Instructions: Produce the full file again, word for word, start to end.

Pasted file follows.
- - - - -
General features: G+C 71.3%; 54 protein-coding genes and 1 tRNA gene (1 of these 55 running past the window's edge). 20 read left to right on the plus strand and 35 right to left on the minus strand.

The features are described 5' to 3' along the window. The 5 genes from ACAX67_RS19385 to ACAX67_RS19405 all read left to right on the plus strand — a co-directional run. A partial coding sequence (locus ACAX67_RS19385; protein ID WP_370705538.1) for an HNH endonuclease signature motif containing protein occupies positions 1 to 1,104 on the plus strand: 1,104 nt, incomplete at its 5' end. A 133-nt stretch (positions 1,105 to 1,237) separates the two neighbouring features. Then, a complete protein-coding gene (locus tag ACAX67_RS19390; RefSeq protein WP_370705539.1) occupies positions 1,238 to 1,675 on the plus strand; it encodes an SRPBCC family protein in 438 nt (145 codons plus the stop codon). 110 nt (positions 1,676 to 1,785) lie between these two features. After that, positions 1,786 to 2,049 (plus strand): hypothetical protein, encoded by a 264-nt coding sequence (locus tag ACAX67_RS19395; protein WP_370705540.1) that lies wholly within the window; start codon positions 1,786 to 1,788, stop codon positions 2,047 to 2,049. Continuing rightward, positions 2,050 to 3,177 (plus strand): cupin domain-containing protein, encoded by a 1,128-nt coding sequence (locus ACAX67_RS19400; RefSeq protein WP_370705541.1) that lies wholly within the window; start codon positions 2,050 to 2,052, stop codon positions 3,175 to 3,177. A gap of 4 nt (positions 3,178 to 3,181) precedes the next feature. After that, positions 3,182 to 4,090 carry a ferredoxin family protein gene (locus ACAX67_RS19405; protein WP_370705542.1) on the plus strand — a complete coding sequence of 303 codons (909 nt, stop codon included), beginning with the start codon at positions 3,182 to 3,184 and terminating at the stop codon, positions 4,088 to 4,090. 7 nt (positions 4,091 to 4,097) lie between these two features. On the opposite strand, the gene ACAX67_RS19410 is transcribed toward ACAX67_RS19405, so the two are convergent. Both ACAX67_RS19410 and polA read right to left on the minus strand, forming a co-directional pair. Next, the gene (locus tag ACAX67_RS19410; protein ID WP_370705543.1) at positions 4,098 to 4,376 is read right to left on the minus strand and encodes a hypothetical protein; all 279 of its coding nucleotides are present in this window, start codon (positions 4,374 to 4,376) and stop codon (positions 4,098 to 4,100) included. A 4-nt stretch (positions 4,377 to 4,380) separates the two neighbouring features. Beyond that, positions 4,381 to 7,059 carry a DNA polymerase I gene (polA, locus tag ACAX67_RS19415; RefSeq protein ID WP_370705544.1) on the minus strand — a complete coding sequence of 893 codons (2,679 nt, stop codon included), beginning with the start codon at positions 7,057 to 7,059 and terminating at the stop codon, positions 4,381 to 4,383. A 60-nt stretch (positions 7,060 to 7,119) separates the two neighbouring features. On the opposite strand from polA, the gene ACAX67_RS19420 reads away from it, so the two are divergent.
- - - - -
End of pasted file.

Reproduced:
General features: G+C 71.3%; 54 protein-coding genes and 1 tRNA gene (1 of these 55 running past the window's edge). 20 read left to right on the plus strand and 35 right to left on the minus strand.

The features are described 5' to 3' along the window. The 5 genes from ACAX67_RS19385 to ACAX67_RS19405 all read left to right on the plus strand — a co-directional run. A partial coding sequence (locus ACAX67_RS19385; protein ID WP_370705538.1) for an HNH endonuclease signature motif containing protein occupies positions 1 to 1,104 on the plus strand: 1,104 nt, incomplete at its 5' end. A 133-nt stretch (positions 1,105 to 1,237) separates the two neighbouring features. Then, a complete protein-coding gene (locus tag ACAX67_RS19390; RefSeq protein WP_370705539.1) occupies positions 1,238 to 1,675 on the plus strand; it encodes an SRPBCC family protein in 438 nt (145 codons plus the stop codon). 110 nt (positions 1,676 to 1,785) lie between these two features. After that, positions 1,786 to 2,049 (plus strand): hypothetical protein, encoded by a 264-nt coding sequence (locus tag ACAX67_RS19395; protein WP_370705540.1) that lies wholly within the window; start codon positions 1,786 to 1,788, stop codon positions 2,047 to 2,049. Continuing rightward, positions 2,050 to 3,177 (plus strand): cupin domain-containing protein, encoded by a 1,128-nt coding sequence (locus ACAX67_RS19400; RefSeq protein WP_370705541.1) that lies wholly within the window; start codon positions 2,050 to 2,052, stop codon positions 3,175 to 3,177. A gap of 4 nt (positions 3,178 to 3,181) precedes the next feature. After that, positions 3,182 to 4,090 carry a ferredoxin family protein gene (locus ACAX67_RS19405; protein WP_370705542.1) on the plus strand — a complete coding sequence of 303 codons (909 nt, stop codon included), beginning with the start codon at positions 3,182 to 3,184 and terminating at the stop codon, positions 4,088 to 4,090. 7 nt (positions 4,091 to 4,097) lie between these two features. On the opposite strand, the gene ACAX67_RS19410 is transcribed toward ACAX67_RS19405, so the two are convergent. Both ACAX67_RS19410 and polA read right to left on the minus strand, forming a co-directional pair. Next, the gene (locus tag ACAX67_RS19410; protein ID WP_370705543.1) at positions 4,098 to 4,376 is read right to left on the minus strand and encodes a hypothetical protein; all 279 of its coding nucleotides are present in this window, start codon (positions 4,374 to 4,376) and stop codon (positions 4,098 to 4,100) included. A 4-nt stretch (positions 4,377 to 4,380) separates the two neighbouring features. Beyond that, positions 4,381 to 7,059 carry a DNA polymerase I gene (polA, locus tag ACAX67_RS19415; RefSeq protein ID WP_370705544.1) on the minus strand — a complete coding sequence of 893 codons (2,679 nt, stop codon included), beginning with the start codon at positions 7,057 to 7,059 and terminating at the stop codon, positions 4,381 to 4,383. A 60-nt stretch (positions 7,060 to 7,119) separates the two neighbouring features. On the opposite strand from polA, the gene ACAX67_RS19420 reads away from it, so the two are divergent.